Knicks vs. Nets: Who is better?

The Nets and Knicks are separated by just one game in the division. US Presswire

Joe Johnson feels like his Nets are better than the Knicks. He'll get a chance to prove it Monday night when the two teams face off in Brooklyn.

Our 5-on-5 panel takes a look at both squads.

1. Knicks or Nets: Better team now?

Jared Dubin, Hardwood Paroxysm: Knicks. They've still got the most efficient offense in the league as of Monday morning, and I'm more confident their defense can turn it around with Tyson Chandler as the anchor, than I am that the Nets make a sudden defensive leap.

Beckley Mason, ESPN.com: Knicks. Neither team has played much defense, but the Knicks' offense has been more crisp and consistent, and only one of the Nets' eight wins came against a team (the Clippers) that will finish with a winning record this season.

Marc Stein, ESPN.com: Knicks. They sure didn't show it in Houston, but defense was a big part of their early success. Speaking purely about this season, New York has the more well-rounded team. And a higher ceiling as a result. The Knicks, in my view, will have blown a major opportunity if they don't finish second in the East given the current state of the conference.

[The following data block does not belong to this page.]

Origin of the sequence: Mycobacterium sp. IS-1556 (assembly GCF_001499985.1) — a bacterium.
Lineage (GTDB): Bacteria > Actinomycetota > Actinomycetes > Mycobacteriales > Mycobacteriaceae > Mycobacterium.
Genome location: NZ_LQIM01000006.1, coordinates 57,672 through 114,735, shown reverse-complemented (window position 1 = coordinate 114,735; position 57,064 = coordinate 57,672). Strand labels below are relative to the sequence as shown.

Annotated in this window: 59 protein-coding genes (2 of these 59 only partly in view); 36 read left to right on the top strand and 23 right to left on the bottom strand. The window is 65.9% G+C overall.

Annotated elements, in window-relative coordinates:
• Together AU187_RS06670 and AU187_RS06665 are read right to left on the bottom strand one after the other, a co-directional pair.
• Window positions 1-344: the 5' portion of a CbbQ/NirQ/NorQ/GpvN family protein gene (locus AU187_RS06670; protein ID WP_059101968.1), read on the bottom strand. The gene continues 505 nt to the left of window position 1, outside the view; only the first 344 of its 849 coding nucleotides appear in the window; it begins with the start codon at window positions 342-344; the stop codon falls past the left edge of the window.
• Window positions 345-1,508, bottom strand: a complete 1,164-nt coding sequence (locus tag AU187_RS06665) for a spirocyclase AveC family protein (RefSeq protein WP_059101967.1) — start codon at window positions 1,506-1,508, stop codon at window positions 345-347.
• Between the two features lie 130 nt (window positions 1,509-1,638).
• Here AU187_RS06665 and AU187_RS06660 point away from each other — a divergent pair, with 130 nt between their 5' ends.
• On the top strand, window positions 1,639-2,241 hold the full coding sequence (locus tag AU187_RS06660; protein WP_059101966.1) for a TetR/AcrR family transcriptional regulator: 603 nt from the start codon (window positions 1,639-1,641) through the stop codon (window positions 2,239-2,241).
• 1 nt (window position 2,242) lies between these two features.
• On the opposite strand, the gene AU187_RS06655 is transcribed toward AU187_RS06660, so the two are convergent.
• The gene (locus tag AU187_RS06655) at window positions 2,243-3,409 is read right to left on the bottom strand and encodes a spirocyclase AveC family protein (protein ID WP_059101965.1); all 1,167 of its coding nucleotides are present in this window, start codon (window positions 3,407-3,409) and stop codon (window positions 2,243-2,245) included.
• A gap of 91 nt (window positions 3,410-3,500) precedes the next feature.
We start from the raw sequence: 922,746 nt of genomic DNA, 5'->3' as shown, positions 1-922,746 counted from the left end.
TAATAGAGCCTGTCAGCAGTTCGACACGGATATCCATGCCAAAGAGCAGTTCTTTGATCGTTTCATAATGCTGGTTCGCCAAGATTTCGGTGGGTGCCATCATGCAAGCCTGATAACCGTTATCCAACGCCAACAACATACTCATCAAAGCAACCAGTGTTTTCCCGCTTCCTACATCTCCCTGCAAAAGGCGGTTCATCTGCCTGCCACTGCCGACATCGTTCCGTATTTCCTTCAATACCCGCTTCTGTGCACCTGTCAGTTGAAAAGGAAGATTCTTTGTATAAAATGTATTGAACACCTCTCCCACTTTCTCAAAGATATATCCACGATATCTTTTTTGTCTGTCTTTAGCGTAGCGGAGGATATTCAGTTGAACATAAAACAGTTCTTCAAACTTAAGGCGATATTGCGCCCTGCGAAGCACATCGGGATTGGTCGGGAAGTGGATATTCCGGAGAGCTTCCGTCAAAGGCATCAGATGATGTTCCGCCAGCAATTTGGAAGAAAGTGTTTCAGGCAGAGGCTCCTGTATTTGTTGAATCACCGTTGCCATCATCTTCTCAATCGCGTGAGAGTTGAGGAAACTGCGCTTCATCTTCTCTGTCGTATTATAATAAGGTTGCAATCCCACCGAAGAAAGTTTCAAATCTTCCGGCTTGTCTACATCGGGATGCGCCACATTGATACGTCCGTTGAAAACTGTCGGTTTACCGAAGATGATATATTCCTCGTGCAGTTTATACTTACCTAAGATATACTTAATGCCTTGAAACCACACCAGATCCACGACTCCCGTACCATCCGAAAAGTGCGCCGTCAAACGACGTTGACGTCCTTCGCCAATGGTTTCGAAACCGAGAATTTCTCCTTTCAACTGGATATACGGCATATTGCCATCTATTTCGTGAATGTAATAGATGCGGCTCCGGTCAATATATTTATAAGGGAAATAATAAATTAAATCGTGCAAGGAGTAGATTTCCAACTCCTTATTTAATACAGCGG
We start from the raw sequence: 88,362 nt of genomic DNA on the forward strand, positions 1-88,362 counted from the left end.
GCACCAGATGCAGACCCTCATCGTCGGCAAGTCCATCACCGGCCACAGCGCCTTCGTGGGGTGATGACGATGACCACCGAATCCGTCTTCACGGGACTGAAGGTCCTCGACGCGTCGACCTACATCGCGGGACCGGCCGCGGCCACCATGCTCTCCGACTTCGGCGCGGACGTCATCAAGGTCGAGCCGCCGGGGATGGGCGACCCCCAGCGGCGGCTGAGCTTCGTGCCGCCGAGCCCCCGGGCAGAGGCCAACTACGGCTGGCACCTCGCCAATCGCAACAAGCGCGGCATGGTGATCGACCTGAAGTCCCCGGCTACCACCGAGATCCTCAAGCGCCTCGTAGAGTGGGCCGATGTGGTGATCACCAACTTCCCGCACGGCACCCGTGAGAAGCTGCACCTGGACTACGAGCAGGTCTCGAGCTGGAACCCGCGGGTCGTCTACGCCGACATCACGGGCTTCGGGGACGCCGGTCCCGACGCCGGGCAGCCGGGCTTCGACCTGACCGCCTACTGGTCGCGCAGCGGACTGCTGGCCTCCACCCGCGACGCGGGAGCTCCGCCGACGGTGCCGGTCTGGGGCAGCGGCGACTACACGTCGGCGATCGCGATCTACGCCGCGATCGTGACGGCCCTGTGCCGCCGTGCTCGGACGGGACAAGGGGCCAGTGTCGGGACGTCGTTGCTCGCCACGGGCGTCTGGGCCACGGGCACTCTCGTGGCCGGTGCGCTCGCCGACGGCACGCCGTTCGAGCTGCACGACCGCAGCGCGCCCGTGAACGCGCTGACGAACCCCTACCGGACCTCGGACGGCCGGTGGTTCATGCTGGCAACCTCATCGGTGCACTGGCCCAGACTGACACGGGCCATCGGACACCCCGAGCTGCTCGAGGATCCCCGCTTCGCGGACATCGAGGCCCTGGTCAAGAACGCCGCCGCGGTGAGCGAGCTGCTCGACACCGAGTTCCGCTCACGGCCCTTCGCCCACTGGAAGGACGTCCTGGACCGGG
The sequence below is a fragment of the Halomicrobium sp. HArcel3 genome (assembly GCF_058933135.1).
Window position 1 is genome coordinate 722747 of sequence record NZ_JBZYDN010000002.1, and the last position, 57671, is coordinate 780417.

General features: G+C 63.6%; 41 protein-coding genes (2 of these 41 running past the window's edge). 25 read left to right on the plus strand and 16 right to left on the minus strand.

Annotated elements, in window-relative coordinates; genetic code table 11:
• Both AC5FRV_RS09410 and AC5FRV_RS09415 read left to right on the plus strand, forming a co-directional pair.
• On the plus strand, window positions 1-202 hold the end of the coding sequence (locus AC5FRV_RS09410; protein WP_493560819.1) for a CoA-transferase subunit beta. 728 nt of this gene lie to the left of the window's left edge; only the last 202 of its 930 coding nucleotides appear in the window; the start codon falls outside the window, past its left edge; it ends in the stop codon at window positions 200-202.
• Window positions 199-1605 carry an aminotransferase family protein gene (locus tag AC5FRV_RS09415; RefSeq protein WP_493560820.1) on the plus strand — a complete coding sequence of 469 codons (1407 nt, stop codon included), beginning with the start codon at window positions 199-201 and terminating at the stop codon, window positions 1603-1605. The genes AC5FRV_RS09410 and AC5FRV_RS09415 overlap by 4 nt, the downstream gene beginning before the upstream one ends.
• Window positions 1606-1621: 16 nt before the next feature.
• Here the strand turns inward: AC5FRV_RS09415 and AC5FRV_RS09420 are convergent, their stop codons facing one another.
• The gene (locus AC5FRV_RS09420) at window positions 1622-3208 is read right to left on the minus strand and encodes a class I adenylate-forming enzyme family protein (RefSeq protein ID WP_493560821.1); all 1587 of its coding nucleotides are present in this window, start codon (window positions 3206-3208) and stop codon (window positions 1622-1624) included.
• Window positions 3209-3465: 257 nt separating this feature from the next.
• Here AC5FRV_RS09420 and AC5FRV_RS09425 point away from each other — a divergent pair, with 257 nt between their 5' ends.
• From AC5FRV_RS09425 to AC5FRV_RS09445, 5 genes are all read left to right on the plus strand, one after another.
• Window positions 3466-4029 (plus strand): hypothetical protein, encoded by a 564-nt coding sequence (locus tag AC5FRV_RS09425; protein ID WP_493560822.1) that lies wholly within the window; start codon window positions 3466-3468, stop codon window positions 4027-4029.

Jared Wade, 8 Points, 9 Seconds: Knicks. Record-wise and statistically, the edge goes to New York, which easily has the league's best offense so far. But it's more than that. The Knicks just appear to have a higher ceiling when they're playing well, as we saw in impressive wins over the Heat, Spurs, Hornets and Sixers.

Brian Windhorst, ESPN.com: The Knicks but it's close. They have a little better bench and play, I feel, better defense. Though the Knicks have been slipping recently, while the Nets have been improving in that area.

2. Knicks or Nets: Better team at season's end?

Dubin: Knicks, provided the excellent ball movement sticks and they stay healthy. They'll also get a boost from the returns of Amar'e Stoudemire and Iman Shumpert from injury.

Mason: Knicks. While I expect the Nets' starters will play better and better as the season goes on and they become more comfortable with each other, New York's second unit just seems more talented and reliable. Over the course of a long season, that kind of depth matters.

Stein: Knicks again. They obviously aren't built with longevity in mind, but you can already picture them in the conference finals if they aren't thrown off track by Amar'e Stoudemire's eventual return. Just don't know if D-Will is healthy enough -- or if a struggling Joe Johnson has enough left -- for the Nets to overcome their defensive frailties and make a postseason run. Those two have to be a force together for the Nets to make any playoff noise and we haven't seen it yet.

Wade: Nets. They just have more talent and should continue to improve as the players jell. Meanwhile, I worry about a New York offense that has depended so heavily on Carmelo Anthony and J.R. Smith becoming willing passers and Jason Kidd shooting 51.8 percent. And don't forget the inevitable drama surrounding Amar'e's return. "StoudeMired in Free Fall" sounds like a future New York Post headline.